It’s not.  Wilshire is three lanes in each direction with traffic that races by well above the 35 mph speed limit. There are some trees and a planting strip between the sidewalk and the street, it doesn’t feel like a big enough buffer against the traffic.  The blocks on Wilshire itself are long and crossing the street, even at signals, seems unsafe.

This is evidence that walkablity is more than density, or even proximity to a commercial district.  It really reflects the totality of the pedestrian experience.   Perhaps it is not surprising that the street if pretty empty of pedestrians.

Urban Sprawl 1970 – 2000

Thursday, February 3rd, 2011

In preparation for the 2010 Census data release next month, I have recalculated urban  sprawl values for every US metropolitan area using 2010 definitions of metropolitan areas.  The 1970 – 2000 data is available here:

1970 – 2000 Urban sprawl data

The data provided here have a high correlation with the Smart Growth America data.  Basically, the value here represents the percent of a metropolitan area’s population living in low density (< 3,500 persons per square mile) census tracts.  Rural areas of metro areas (population density < 200 persons per square mile) are excluded.

2010 values once the 2010 data become available.

Technology and the city

Friday, July 9th, 2010

The internet was supposed to make cities irrelevant.  Creative and high income people would live on mountain tops, connect to others via the internet and urban areas would wither.  Seriously, why live in a city when you can network on Facebook?

Didn’t happen.  Sure, Detroit and Buffalo other similar cities continued to lose population since 2000, but most large US cities are growing.  Even the most dense cities added population including New York, San Francisco and Boston.  This continued urban growth is not confined to technophobes.  It is said that if you want venture capital funding for an internet startup or a social networking company, you need to be within a 20 mile radius of Palo Alto California.  If you know the area, this is a crowded part of urban America.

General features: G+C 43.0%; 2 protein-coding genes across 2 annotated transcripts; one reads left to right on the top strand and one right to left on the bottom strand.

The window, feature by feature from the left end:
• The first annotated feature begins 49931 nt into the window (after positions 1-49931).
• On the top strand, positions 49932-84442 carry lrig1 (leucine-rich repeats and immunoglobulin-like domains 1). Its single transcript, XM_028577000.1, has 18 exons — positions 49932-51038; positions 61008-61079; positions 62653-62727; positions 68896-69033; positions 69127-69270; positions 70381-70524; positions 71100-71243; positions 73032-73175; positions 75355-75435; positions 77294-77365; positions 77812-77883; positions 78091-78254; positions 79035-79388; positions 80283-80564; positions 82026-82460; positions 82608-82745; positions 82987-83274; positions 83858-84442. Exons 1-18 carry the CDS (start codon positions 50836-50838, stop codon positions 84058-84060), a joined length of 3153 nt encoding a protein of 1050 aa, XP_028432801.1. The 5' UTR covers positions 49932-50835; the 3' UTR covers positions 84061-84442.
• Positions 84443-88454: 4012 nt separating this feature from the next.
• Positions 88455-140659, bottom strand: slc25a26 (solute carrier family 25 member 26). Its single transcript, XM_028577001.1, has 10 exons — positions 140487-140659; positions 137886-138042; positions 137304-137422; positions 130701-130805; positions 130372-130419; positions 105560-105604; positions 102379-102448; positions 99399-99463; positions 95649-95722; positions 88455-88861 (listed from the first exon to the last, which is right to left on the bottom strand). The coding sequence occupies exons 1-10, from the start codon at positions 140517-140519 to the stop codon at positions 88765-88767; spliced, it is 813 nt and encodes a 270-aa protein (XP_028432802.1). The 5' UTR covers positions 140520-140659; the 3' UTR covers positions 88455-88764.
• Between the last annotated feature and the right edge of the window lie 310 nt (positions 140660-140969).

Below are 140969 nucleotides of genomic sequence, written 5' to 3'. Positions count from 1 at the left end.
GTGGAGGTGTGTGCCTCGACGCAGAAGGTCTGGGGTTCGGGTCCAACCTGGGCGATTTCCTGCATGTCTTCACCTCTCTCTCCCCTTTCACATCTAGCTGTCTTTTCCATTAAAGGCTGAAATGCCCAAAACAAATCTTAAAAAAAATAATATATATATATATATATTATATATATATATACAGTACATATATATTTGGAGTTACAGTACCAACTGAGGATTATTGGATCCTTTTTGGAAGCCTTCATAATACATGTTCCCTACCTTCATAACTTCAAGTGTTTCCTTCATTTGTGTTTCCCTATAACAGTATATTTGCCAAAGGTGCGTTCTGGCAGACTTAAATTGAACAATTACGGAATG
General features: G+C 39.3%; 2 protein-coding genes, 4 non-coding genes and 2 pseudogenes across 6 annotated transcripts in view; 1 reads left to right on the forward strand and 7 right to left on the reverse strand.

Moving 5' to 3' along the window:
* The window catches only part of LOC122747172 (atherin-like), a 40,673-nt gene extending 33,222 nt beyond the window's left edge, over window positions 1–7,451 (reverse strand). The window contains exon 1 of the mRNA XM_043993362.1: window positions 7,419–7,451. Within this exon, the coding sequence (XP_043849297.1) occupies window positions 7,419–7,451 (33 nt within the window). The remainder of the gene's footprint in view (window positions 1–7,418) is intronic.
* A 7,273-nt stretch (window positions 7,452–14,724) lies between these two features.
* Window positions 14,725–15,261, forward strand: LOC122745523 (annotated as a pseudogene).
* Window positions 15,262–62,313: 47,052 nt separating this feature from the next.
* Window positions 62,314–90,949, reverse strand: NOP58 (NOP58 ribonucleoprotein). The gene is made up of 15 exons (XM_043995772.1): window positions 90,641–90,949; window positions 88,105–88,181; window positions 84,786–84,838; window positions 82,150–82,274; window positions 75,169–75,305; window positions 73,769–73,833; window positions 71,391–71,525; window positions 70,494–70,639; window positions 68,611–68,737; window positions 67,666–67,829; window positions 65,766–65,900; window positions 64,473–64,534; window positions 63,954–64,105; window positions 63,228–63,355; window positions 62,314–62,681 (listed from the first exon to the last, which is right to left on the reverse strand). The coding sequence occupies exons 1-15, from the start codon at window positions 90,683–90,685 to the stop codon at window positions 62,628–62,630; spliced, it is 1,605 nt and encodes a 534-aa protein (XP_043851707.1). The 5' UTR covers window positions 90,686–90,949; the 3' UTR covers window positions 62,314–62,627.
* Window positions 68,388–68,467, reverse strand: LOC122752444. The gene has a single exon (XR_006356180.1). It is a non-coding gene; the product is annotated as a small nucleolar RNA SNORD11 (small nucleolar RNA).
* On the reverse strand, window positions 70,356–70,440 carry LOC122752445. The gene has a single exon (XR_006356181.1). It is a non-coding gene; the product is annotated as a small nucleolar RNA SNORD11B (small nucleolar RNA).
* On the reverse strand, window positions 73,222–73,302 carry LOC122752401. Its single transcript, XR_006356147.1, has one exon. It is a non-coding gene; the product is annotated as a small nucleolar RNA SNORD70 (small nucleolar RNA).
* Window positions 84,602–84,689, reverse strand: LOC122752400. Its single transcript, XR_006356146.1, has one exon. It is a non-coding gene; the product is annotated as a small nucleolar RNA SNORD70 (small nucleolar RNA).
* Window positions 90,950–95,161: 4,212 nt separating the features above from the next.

Why hasn’t technology made cities obsolete?  It could be that we simply need more time.  Perhaps it may take decades for the locational effects of the internet to result in changes in residential choice.  But I am skeptical.  For one thing, the same threat to urban concentration that have been attached to the internet were  used for the telephone.  The rise in the telephone was supposed to  make cities obsolete.  More important, people simply like living in cities.  They like having other people around them and interacting with them.  Living on a mountain top is bad for your health because social isolation harms health.

The field of urban economics tells  us that there are advantages to be had from agglomeration and economies of scale.  Companies and people are more productive when they are near others.  So any preference for isolated rural living, is more than outweighed by the advantages of urban living.  Not that I am convinced this preference really exists.  While cities have been growing, rural areas continue to lose population.  Give it another 30 years, and let’s see if I am right.

High rise living: Bad for health?

Thursday, May 6th, 2010